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Don’t be a Chicken Racist – Eat all Types of Chickens

- August 31, 2014

black chicken - chickens A lot of people don’t know much more about chickens than what they put in their mouth. After all, they all taste the same after they’re cooked, right? Wrong! While the taste differences may be subtle, they can be detected by real chicken connoisseurs. Some people don’t even know the difference between a hen and a rooster. When people fall for the rooster laying an egg joke, I know I’m right. The White Leghorn is the most well-known breed of chicken, and it’s probably what all the chicken farmers prefer. It may not be the best-tasting chicken breed.

White, Brown, Red and Black Chickens

“I have a dream we will one day live in a world where chickens will not be judged by the color of their feathers but by the taste of their meat.” My apologies to Martin Luther King, Jr.

To be honest, the first time I saw anything but a white chicken was when I was in the Philippines. I’ve never seen a red chicken. The plumage on roosters doesn’t count. I’ve seen brown and black chickens, though, as they grazed around our compound in Olongapo. I also saw them just before I ate them.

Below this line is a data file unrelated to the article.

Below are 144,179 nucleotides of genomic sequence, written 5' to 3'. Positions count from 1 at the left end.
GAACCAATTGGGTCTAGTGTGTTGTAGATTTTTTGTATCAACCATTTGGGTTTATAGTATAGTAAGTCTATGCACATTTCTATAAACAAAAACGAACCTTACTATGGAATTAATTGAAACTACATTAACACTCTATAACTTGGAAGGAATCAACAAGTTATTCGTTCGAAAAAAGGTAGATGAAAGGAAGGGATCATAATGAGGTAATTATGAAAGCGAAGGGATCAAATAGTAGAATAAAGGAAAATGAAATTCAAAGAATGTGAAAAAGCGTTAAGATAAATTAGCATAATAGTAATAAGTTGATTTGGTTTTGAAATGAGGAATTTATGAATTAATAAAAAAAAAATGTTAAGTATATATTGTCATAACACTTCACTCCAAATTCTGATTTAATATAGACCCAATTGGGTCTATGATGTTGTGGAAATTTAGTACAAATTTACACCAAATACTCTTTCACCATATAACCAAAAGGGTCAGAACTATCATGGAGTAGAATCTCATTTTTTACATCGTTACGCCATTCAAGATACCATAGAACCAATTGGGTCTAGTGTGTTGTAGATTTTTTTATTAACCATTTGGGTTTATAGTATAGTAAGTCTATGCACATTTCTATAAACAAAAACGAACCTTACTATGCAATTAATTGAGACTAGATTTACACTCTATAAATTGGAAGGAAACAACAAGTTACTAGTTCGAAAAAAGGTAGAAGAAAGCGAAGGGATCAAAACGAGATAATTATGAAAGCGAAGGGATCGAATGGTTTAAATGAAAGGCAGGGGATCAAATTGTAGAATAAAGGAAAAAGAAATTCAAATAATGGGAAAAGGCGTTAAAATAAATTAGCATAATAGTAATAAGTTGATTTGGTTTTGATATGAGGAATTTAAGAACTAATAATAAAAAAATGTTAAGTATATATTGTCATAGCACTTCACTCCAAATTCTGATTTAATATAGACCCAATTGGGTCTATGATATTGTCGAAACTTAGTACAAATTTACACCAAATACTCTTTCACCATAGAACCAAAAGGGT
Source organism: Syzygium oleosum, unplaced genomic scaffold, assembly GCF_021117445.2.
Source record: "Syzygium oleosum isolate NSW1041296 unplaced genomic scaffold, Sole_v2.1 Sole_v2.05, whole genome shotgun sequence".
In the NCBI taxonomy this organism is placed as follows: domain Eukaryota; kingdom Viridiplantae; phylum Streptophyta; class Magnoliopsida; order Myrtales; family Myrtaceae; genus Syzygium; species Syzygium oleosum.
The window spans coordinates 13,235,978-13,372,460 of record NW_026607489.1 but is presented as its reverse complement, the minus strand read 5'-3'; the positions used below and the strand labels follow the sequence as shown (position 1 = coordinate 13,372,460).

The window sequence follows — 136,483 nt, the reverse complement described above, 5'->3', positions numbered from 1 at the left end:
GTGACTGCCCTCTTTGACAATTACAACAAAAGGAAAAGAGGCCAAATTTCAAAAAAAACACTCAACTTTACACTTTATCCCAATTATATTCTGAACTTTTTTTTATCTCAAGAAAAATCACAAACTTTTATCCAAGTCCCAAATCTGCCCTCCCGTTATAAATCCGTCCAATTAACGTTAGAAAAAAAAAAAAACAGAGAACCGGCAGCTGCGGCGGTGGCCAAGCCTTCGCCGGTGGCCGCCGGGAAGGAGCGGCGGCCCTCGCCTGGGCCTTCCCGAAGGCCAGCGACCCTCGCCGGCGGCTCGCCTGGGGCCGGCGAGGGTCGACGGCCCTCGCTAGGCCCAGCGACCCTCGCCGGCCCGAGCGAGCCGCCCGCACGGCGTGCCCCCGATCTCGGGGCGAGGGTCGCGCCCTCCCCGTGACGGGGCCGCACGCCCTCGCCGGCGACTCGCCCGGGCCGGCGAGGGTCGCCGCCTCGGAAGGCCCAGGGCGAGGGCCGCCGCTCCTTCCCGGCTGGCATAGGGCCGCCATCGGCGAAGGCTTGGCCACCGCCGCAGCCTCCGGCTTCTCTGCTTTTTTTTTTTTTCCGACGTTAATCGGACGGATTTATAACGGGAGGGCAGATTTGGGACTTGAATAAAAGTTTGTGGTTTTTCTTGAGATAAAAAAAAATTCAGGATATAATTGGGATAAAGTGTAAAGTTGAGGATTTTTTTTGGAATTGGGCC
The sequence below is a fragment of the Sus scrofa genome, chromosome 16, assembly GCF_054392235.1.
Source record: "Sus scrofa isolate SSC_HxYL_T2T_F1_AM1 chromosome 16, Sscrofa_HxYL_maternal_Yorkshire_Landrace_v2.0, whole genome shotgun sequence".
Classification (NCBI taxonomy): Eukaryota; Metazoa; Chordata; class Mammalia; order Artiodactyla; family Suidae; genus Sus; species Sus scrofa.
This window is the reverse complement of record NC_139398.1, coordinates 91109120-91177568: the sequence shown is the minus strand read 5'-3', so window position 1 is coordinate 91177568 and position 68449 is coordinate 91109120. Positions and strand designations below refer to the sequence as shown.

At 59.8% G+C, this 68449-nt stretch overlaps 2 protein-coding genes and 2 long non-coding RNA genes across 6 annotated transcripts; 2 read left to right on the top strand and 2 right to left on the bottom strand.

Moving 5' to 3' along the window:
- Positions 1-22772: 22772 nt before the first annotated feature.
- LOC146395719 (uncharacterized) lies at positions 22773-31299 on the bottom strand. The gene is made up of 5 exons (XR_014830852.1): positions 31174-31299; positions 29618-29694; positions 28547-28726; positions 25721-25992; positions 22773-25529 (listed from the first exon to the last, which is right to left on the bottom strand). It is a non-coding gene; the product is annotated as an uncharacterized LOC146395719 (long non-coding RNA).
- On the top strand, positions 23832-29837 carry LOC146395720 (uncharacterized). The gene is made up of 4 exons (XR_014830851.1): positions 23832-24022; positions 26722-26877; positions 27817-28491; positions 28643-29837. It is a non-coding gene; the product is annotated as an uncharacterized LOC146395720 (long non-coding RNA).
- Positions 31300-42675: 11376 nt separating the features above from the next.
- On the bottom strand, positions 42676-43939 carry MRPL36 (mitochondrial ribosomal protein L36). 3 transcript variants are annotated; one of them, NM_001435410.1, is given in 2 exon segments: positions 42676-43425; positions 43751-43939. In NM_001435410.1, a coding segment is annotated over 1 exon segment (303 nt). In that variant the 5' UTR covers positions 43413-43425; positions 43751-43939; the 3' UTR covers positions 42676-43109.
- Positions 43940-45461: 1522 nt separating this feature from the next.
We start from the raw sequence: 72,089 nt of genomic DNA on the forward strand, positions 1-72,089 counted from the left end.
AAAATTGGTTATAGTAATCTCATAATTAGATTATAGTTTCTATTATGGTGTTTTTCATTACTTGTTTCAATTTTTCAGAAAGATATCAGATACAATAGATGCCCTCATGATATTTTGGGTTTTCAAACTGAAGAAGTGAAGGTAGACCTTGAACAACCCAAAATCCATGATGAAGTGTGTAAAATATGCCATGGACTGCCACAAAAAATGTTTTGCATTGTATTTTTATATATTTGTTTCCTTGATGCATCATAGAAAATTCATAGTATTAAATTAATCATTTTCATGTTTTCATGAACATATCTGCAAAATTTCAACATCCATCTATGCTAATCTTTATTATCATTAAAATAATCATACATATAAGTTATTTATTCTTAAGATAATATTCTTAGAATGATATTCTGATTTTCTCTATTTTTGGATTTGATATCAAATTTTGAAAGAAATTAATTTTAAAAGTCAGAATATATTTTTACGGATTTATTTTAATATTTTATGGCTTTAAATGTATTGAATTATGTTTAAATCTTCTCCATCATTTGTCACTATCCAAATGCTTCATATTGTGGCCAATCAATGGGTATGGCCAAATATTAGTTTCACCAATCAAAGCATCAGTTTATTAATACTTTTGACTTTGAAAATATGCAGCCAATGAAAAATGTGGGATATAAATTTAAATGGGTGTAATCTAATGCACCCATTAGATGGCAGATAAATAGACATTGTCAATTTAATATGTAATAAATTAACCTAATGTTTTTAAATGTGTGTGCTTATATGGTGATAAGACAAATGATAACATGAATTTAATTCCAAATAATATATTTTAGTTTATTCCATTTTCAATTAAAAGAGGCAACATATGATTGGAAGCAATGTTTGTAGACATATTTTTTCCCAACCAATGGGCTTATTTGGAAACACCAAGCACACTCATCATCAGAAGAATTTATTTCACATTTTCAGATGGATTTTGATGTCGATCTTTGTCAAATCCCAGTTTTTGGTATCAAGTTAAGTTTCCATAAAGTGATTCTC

How a chicken tastes probably has more to do with what they eat than how they look. Those fed with chicken feed are far less tasty than those that forage for themselves.

The Filipinos in the area where I live call one breed “White Leghorn”, another breed “Cantonese” and the rest of them “native”. They’re probably wrong about all of them but the White Leghorn.




Americans eat Large, Fat Chickens

I think chickens in America, destined for consumption, are overfed. The meat has more fat than the chickens in other places. You’ve probably been told that chickens can’t fly. Well, I saw them fly in the Philippines. I also saw them hanging out on low-hanging tree branches.

I went to KFC on Okinawa with someone (I don’t remember who) when I was stationed there, in 1987. I remember complaining about the pieces, which were smaller than what you get in the United States. Something tells me they weren’t cooking or importing pieces of overfed White Leghorn chickens.

I can’t tell you what breed of chickens I’ve eaten in the Philippines, but I’ve eaten chickens of all colors, both hens and roosters. Most of the time, I got to see what they looked like while they were still living. When you buy those that have already been cleaned and butchered at the supermarket, you have no idea what you’re getting. You could be eating other types of birds that just taste like chicken.


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